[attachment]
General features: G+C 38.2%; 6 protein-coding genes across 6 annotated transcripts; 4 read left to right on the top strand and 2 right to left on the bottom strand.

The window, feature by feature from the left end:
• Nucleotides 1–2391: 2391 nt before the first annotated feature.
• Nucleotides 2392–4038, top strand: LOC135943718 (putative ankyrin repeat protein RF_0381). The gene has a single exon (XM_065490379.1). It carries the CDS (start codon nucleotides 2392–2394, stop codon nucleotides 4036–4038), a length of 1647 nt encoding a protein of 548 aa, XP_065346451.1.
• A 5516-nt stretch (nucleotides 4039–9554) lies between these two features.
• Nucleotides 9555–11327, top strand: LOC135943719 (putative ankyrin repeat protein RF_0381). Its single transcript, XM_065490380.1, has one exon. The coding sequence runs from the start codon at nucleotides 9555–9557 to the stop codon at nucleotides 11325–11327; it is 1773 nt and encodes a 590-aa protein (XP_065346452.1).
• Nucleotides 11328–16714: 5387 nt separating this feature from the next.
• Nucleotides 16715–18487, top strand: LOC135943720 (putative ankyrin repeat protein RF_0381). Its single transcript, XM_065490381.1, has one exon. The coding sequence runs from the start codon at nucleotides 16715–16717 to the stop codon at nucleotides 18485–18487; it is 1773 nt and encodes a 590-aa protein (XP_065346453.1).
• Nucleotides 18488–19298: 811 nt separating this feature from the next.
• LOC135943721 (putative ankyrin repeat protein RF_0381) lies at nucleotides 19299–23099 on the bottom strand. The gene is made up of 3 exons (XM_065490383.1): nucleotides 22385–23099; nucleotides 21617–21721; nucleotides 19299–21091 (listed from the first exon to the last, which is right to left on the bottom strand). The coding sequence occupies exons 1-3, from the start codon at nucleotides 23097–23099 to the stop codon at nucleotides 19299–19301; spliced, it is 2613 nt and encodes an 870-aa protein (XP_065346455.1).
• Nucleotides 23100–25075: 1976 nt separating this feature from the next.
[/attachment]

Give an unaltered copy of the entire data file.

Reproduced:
General features: G+C 38.2%; 6 protein-coding genes across 6 annotated transcripts; 4 read left to right on the top strand and 2 right to left on the bottom strand.

The window, feature by feature from the left end:
• Nucleotides 1–2391: 2391 nt before the first annotated feature.
• Nucleotides 2392–4038, top strand: LOC135943718 (putative ankyrin repeat protein RF_0381). The gene has a single exon (XM_065490379.1). It carries the CDS (start codon nucleotides 2392–2394, stop codon nucleotides 4036–4038), a length of 1647 nt encoding a protein of 548 aa, XP_065346451.1.
• A 5516-nt stretch (nucleotides 4039–9554) lies between these two features.
• Nucleotides 9555–11327, top strand: LOC135943719 (putative ankyrin repeat protein RF_0381). Its single transcript, XM_065490380.1, has one exon. The coding sequence runs from the start codon at nucleotides 9555–9557 to the stop codon at nucleotides 11325–11327; it is 1773 nt and encodes a 590-aa protein (XP_065346452.1).
• Nucleotides 11328–16714: 5387 nt separating this feature from the next.
• Nucleotides 16715–18487, top strand: LOC135943720 (putative ankyrin repeat protein RF_0381). Its single transcript, XM_065490381.1, has one exon. The coding sequence runs from the start codon at nucleotides 16715–16717 to the stop codon at nucleotides 18485–18487; it is 1773 nt and encodes a 590-aa protein (XP_065346453.1).
• Nucleotides 18488–19298: 811 nt separating this feature from the next.
• LOC135943721 (putative ankyrin repeat protein RF_0381) lies at nucleotides 19299–23099 on the bottom strand. The gene is made up of 3 exons (XM_065490383.1): nucleotides 22385–23099; nucleotides 21617–21721; nucleotides 19299–21091 (listed from the first exon to the last, which is right to left on the bottom strand). The coding sequence occupies exons 1-3, from the start codon at nucleotides 23097–23099 to the stop codon at nucleotides 19299–19301; spliced, it is 2613 nt and encodes an 870-aa protein (XP_065346455.1).
• Nucleotides 23100–25075: 1976 nt separating this feature from the next.